15501 - Cancer Survivorship Cancer Survivorship Research:...

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Unformatted text preview: Cancer Survivorship Cancer Survivorship Research: Challenge Research: Challenge and Opportunity and Opportunity Noreen M. Aziz, MD Office of Cancer Survivorship, National Cancer Institute, Bethesda Once a virtual death sentence, cancer today is a curable insease for many and a chronic illness for most. With continued advances in strategies to detect cancer early and treat iteffectively along with the aging of the population, the number of individuals living years beyond a cancer diagnosis can be expected to continue to increase. Statistical trends show that in the absence of other competing causes of death, 62% of adults diagnosed with cancer today can expect to be alive in 5 y (1). Relative 5-y survival rates for those diagnosed as children (age 19 y) are even higher, with almost 75% of childhood cancer survivors estimated to be alive at 5 y and 70% at 10 y (2). Although survival from cancer has seen dramatic improvements over the past three decades mainly as a result of advances in early detection, therapeutic strategies and the widespread use of combined modality therapy (surgery, chemotherapy and radiotherapy) (48), the important role of the interplay between medical and sociocultural factors must also be kept in mind. Sociocultural factors include psychosocial and behavioral interventions, active screening behaviors and healthier lifestyles (9). These therapeutic modalities, however, are associated with a spectrum of late complications ranging from minor and treatable to serious or, occasionally, potentially lethal (4). One fourth of late deaths occurring among survivors of childhood cancer during the extended survivorship period, when the chances of primary disease recurrence are negligible, can be attributed to a treatment- related effect such as a second cancer or cardiac dysfunction (13). Most frequently observed medical sequelae include endocrine complications, growth hormone deficiency, primary hypothyroidism and primary ovarian failure (10,13). Thus, there is today a greater recognition of symptoms that persist after the completion of treatment and that arise years after primary therapy. Both acute organ toxicities such as radiation pneumonitis and chronic toxicities such as congestive cardiac failure, neurocognitive deficits, infertility and second malignancies are being described as the price of cure or prolonged survival (10). The study of late effects, originally within the realm of pediatric cancer, is now germane to cancer survivors at all ages because concerns may continue to surface throughout the life cycle (10,11). This paper reviews current prevalence data for cancer survivors; discusses definitional issues; examines cancer survivorship as a scientific research area; provides an overview of medical and psychosocial sequelae of cancer diagnosis and treatment experienced by survivors, gaps in knowledge and emerging research priorities; explores the role of weight, nutrition and physical activity as key variables carrying the potential to affect...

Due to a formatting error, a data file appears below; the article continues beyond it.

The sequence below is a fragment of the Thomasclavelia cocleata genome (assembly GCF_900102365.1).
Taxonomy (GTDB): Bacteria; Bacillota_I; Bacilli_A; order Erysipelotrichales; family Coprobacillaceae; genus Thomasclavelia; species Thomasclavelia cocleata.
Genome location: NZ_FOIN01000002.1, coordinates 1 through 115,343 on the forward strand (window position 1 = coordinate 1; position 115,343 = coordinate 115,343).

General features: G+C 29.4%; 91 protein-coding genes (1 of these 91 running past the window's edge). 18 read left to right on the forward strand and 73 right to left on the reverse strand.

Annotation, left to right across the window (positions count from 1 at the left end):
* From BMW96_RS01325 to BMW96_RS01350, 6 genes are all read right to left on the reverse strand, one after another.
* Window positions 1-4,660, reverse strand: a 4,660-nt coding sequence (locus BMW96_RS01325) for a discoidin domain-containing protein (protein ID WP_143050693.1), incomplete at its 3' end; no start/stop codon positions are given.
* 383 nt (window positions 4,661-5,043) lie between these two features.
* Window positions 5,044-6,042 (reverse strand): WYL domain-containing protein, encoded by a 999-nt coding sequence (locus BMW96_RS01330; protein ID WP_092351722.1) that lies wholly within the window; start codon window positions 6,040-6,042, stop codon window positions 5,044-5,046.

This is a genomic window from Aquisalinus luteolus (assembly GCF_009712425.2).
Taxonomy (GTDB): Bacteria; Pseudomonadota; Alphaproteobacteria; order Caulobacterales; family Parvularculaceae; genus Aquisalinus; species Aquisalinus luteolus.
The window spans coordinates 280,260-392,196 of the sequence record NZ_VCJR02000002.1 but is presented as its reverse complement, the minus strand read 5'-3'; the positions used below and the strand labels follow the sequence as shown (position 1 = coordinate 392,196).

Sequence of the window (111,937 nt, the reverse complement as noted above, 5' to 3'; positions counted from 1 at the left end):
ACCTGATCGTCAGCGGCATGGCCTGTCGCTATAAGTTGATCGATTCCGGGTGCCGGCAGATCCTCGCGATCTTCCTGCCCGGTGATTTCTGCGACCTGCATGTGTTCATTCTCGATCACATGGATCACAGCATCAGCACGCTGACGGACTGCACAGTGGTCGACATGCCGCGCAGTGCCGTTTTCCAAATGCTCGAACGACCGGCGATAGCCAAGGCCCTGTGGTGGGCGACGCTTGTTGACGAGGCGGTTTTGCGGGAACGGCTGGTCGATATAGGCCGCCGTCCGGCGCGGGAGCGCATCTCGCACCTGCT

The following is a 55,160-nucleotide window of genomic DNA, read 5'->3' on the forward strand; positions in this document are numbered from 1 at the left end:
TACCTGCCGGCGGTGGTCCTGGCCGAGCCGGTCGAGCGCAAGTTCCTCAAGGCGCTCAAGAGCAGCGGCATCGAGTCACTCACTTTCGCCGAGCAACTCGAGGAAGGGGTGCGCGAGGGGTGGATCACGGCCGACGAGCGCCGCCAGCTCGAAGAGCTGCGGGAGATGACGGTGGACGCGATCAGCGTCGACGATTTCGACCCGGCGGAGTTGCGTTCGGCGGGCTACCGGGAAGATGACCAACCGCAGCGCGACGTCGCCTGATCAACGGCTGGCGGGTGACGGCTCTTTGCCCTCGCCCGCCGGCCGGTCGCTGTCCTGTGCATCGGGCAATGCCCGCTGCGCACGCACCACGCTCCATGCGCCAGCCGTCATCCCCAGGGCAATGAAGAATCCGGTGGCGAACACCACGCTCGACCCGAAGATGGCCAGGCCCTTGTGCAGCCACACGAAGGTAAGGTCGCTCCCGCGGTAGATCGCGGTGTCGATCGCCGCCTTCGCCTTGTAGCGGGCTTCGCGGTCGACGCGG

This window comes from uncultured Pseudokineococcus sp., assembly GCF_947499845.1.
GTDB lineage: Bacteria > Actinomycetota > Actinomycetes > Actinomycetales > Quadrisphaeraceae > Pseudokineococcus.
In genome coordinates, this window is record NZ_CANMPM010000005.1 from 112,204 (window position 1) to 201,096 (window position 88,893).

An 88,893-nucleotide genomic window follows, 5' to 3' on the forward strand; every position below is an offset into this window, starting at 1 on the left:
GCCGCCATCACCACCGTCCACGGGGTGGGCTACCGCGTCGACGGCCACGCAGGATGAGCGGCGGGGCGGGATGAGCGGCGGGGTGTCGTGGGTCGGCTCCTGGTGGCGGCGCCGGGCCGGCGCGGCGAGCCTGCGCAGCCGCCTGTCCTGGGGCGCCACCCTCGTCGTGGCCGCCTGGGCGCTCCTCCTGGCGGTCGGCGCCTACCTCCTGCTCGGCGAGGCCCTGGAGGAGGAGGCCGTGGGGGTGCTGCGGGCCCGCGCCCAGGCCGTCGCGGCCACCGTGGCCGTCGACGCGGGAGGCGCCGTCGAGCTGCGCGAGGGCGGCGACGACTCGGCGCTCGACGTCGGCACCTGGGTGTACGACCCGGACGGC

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15501 - Cancer Survivorship Cancer Survivorship Research:...

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